The Ontario government is connecting significantly more people to breast cancer screening by lowering the eligibility age of self-referral for publicly funded mammograms through the Ontario Breast Screening Program from 50 to 40 beginning in fall 2024.
“Supporting Ontario’s women as they continue to build our province is my top priority. We know that nothing can devastate a family or a career like a breast cancer diagnosis. That’s why we’re expanding access to care and getting women the early mammogram tests they need, so that they are empowered by better and earlier healthcare outcomes,” said Associate Minister of Women’s Social and Economic Opportunities Charmaine Williams in an Oct. 30 release.
This historic expansion will help more than 305,000 people connect to important screening services to detect and treat breast cancer sooner. It is estimated that this will add an additional 130,000 mammograms that can be completed per year.
When found early, many people survive breast cancer, with a 100 per cent, five-year relative survival rate for those diagnosed at stage 1. However, the survival rate drops to less than 30 per cent for those diagnosed at stage 4. Early detection is critical.
“Nearly 12,000 women are diagnosed with breast cancer each year, and we know early detection and increased access to care saves lives,” said Deputy Premier and Minister of Health Sylvia Jones. “That is why our government is taking this important step today to expand the Ontario Breast Screening Program to connect more than 305,000 additional people to the services they need to ensure timely diagnosis and access to treatment as early as possible.”
Research has shown that regular screening, including mammography can help detect breast cancer before it has the chance to spread. By lowering the age of self-referral for mammograms, eligible Ontarians aged 40 to 49 who don’t have a primary care provider will be able to connect to screening more easily by self-referring through any OBSP site. It also encourages more woman to have conversations with their health care provider about their risk factors and benefits of screening to determine if it is right for them.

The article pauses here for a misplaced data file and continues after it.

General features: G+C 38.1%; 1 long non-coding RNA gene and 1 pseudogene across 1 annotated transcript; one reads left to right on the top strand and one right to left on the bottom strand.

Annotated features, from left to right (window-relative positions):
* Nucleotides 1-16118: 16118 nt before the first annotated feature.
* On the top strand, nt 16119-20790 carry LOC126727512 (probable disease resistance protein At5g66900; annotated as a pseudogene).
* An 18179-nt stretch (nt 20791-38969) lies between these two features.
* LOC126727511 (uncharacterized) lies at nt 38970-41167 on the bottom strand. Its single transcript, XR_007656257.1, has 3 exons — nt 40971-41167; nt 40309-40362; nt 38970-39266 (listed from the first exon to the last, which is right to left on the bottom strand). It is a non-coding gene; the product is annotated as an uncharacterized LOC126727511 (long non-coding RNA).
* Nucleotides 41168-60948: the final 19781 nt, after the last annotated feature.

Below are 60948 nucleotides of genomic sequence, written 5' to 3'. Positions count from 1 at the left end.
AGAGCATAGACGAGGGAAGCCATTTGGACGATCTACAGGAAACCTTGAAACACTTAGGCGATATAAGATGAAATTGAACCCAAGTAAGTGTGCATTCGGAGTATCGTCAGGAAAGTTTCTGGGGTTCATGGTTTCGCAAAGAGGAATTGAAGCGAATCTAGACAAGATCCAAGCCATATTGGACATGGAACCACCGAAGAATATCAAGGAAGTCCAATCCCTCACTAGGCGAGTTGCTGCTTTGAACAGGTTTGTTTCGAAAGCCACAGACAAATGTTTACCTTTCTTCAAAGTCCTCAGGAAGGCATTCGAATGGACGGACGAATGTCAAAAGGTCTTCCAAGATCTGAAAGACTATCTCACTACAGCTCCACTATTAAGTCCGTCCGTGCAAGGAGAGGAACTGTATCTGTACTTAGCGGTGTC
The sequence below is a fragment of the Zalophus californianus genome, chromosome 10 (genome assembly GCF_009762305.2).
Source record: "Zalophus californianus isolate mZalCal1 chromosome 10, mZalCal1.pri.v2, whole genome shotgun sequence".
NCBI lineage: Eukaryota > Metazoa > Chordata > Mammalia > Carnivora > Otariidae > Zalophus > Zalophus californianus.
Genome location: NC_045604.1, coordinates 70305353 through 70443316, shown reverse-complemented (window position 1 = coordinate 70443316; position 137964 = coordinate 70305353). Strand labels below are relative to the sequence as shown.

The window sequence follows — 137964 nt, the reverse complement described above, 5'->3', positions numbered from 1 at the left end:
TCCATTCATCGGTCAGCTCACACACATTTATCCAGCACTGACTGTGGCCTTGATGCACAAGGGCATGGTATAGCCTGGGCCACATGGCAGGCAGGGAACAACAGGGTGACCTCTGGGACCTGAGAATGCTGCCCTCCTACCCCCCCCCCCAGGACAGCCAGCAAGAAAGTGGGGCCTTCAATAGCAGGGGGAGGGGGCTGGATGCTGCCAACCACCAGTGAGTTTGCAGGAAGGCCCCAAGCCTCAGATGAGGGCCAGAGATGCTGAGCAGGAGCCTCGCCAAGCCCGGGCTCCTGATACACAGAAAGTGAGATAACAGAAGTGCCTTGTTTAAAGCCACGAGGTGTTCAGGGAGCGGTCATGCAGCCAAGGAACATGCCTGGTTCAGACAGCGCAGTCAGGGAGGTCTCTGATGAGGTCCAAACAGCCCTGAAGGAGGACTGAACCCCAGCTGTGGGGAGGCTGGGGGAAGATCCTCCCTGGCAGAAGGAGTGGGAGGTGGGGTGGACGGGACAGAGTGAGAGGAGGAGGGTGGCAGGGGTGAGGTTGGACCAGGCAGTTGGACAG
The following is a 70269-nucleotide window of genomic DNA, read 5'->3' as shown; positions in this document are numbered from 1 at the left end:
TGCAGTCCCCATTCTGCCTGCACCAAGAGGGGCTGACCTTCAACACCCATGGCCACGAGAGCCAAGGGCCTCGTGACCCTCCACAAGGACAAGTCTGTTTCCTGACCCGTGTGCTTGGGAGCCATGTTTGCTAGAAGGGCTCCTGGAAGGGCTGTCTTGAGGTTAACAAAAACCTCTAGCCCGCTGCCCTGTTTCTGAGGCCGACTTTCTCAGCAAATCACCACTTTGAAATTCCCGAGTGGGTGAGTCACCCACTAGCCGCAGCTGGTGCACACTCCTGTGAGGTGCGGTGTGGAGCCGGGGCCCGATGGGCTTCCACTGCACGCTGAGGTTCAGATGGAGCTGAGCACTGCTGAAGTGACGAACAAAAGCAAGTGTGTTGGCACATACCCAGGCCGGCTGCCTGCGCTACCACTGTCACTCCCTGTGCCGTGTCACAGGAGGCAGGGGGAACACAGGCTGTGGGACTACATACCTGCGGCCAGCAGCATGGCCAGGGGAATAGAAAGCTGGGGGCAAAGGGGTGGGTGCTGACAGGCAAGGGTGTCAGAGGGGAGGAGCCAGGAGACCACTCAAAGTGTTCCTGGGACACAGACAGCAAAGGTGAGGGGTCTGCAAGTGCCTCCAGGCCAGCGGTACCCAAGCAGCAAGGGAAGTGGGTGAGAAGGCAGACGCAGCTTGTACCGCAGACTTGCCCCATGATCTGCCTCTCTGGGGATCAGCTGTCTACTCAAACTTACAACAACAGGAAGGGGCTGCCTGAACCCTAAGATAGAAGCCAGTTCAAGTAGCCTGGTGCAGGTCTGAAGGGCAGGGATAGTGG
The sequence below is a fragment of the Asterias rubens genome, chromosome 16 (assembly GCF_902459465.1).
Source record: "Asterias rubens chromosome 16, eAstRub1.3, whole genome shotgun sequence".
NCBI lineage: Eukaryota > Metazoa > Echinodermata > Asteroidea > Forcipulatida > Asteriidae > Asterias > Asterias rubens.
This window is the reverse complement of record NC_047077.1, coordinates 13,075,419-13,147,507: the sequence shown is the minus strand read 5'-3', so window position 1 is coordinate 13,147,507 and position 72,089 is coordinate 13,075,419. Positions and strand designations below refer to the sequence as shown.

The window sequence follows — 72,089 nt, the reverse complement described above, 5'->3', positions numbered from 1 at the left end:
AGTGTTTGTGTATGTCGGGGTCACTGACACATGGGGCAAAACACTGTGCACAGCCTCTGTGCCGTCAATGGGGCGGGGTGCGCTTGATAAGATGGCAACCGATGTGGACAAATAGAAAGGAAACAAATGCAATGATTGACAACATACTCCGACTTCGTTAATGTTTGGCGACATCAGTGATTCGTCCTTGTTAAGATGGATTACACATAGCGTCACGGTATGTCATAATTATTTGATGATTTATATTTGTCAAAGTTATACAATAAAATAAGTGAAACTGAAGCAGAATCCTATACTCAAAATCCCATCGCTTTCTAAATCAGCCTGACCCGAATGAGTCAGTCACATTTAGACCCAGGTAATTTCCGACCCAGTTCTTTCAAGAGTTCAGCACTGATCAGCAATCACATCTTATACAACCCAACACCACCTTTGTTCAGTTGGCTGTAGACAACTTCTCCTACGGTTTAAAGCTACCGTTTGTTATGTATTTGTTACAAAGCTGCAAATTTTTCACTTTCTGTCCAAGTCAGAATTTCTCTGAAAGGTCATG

“Expanding screening for breast cancer is another step we’re taking to build a more connected and convenient health care system,” said Minister of Finance Peter Bethlenfalvy. “The people of this province can have confidence as our government moves ahead with our responsible and targeted approach to building a strong Ontario, that we will continue to provide better services for you and your family.”
As part of Your Health: A Plan for Connected and Convenient Care, the Ontario government is connecting more people to the services they need, when they need it. Over the coming months, OBSP sites will prepare for this expansion by increasing capacity and working with the Ministry of Health to develop a public reporting tool that allows people to view appointment wait times across the province.
The OBSP performs approximately 700,000 mammograms each year in Ontario. Screening is offered at 241 OBSP sites across the province. Find a screening centre near you.
“Breast cancer continues to be the most common cancer among women in Canada. Although we have made great strides in improving survival rates through regular screening and early detection, lowering the self-referral age to 40 will play a critical role in increasing breast cancer survivorship for more women in Ontario. With research indicating that Black and Indigenous women are often diagnosed with more aggressive cancers at a younger age, this will also help reduce the disparities in health outcomes for equity deserving communities – ensuring that no woman is left behind,” said President and CEO of Women’s College Hospital Heather McPherson.